From left: Scott Mibu, Randy Kiehm, Cathie Tani and Harvey Kitani are co-founders of the Dale M. Inouye Foundation.

A3M (Asians for Miracle Marrow Matches) will honor the founders of the Dale M. Inouye (DMI) Foundation with the Human Spirit Award at its annual gala dinner on Saturday, Oct. 5, at the Hyatt Regency in Downtown Los Angeles.

“What they do is unique, using sports as a way to educate not only the young kids who participate in these basketball games, but also their siblings and parents with regards to leukemia and other blood cancers,” said Shin Ito, A3M executive director.

The foundation was inspired by the courageous fight of Dale Inouye, a Torrance youth, who was diagnosed with leukemia when he was two years old. Despite his illness, he enjoyed attending school and playing FOR basketball, where his coaches praised his positive attitude.

After a successful bone marrow transplant in February 2007, both Dale and his brother, Derek, his donor, were able to get back to life and enjoy it fully. But the cancer returned in 2008 and after a valiant fight, Dale succumbed to leukemia on March 16, 2008. He died peacefully, surrounded by family, friends, and relatives, at the tender age of nine.

Dale Inouye

The DMI Foundation was started in 2010 by a group of his coaches and his friends, including Cathie Tani, a friend of Dale’s mom, Randy Kiehm, Harvey Kitani and Scott Mibu, whose son Dylan was Dale’s teammate on the FOR Pacers. They organized the inaugural DMI Memorial Basketball Tournament in August 2010 at CSU Dominguez Hills to perpetuate the Dale’s memory, raise funds for cancer research, and promote youth sports and scholarships.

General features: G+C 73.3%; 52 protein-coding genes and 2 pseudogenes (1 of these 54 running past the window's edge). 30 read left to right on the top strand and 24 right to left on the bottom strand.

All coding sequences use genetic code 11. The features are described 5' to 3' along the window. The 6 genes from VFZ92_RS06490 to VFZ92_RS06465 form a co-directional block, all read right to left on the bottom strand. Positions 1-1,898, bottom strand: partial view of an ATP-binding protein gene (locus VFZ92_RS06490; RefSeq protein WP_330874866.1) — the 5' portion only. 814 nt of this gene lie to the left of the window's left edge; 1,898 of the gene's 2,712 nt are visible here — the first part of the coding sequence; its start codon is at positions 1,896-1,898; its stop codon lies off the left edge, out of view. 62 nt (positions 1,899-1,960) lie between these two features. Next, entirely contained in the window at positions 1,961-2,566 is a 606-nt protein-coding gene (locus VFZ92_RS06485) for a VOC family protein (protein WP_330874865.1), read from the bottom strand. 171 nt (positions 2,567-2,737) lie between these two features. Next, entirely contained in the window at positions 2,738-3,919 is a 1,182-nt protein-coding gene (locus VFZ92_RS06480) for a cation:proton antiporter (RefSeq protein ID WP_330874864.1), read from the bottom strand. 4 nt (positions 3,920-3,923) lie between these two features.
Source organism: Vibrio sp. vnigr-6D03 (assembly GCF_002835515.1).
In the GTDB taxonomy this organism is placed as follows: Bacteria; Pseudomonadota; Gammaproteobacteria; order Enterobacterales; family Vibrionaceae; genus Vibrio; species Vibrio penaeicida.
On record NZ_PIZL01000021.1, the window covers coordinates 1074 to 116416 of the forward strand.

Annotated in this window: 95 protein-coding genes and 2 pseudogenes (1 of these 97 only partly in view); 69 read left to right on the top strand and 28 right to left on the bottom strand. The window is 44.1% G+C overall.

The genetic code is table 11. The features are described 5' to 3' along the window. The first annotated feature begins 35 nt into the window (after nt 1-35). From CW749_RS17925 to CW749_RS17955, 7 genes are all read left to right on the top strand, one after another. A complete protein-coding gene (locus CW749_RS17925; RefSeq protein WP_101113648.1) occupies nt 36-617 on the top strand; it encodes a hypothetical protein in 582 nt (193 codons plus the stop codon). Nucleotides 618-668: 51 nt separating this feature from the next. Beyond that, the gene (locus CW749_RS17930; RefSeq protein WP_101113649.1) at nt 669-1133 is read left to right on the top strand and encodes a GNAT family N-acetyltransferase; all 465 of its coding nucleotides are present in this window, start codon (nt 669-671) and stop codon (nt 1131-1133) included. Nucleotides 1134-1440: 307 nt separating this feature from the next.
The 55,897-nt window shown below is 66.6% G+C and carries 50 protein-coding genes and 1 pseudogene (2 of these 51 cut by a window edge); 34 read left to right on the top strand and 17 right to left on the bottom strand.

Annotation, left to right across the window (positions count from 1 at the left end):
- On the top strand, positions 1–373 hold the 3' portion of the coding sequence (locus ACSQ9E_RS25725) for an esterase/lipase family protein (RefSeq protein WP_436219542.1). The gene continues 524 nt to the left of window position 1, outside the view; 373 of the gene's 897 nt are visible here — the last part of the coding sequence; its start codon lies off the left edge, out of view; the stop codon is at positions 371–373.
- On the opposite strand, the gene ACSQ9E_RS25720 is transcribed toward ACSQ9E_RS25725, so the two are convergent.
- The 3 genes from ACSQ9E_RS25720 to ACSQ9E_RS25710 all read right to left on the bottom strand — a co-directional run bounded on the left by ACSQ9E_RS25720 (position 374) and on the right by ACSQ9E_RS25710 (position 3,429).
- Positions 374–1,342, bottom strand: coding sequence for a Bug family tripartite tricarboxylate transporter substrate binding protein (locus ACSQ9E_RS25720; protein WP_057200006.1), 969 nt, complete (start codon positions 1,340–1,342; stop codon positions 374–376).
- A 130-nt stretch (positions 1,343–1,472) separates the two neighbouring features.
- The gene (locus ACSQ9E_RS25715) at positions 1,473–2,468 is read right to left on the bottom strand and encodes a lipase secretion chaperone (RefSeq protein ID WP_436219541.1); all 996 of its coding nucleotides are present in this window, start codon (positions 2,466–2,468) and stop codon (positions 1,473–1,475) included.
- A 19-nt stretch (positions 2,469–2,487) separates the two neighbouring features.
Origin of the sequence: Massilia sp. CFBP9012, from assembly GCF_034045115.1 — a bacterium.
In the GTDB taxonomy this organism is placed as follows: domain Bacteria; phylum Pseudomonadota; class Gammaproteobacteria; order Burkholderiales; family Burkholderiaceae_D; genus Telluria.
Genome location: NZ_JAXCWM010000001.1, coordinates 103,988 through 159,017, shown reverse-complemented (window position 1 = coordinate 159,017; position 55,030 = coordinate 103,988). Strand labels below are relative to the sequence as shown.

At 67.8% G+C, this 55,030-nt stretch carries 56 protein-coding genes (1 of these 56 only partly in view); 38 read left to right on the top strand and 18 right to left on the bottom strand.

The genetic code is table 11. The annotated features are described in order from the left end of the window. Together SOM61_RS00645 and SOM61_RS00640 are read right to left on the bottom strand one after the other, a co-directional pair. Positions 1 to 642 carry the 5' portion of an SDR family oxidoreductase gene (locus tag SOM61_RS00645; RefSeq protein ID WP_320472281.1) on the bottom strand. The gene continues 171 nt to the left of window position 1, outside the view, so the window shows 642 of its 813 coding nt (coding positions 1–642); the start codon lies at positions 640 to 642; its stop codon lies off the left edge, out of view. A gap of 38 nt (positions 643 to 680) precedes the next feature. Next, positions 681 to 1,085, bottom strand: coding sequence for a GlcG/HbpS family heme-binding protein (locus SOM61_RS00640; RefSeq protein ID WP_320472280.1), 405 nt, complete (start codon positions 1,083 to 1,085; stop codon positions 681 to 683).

Funds raised at the gala will help the organization in its efforts to find marrow donors for patients. A3M conducts over 600 drives annually, on behalf of patients searching for donors from the Japanese American, as well as African American, Chinese, Hispanic, Korean, Filipino, South Asian and Vietnamese communities.

Ito noted that a number of patients who have received marrow transplants will also be appearing at the gala.

“We’re bringing up maybe eight to 10 patients who have already gone through the transplant process and are living thriving lives thanks to the donation of a stranger,” Ito said. “Through these donations, lives are saved and that’s something very powerful.”

He said the work has become more challenging due to new regulations enacted in 2012, which require that people who sign up at donor drives be between 18 and 44 years old. Individuals who are 45 and older can still sign up online for an individual kit through the organization’s website, Transplant doctors prefer donors between 18 and 44, since cells from younger donors tend to be more successful transplants.

“It has changed the way we recruit. We have to ask more questions about the demographic of a particular venue,” Ito said.

Ito said A3M has seen the number of donor matches increase in recent years, thanks to the donor drives.

“With advances in treatment, the fact we’re doing more drives, we’re seeing these numbers increase,” he stated. “But there are still hundreds of thousands who don’t find a match. Our work is not done.”

Tickets to the gala cost $180 or $1,700 for a table of ten. There will be a reception with hors d’oeuvres and silent auction at 5 p.m., followed by dinner and program at 6:30 p.m. The Hyatt Regency, formerly the Los Angeles Marriott Downtown, is located at 333 S. Figueroa. Sponsorships opportunities are still available. For more information, contact Madhuri Mistry at (213) 625-2802, ext 112 or email


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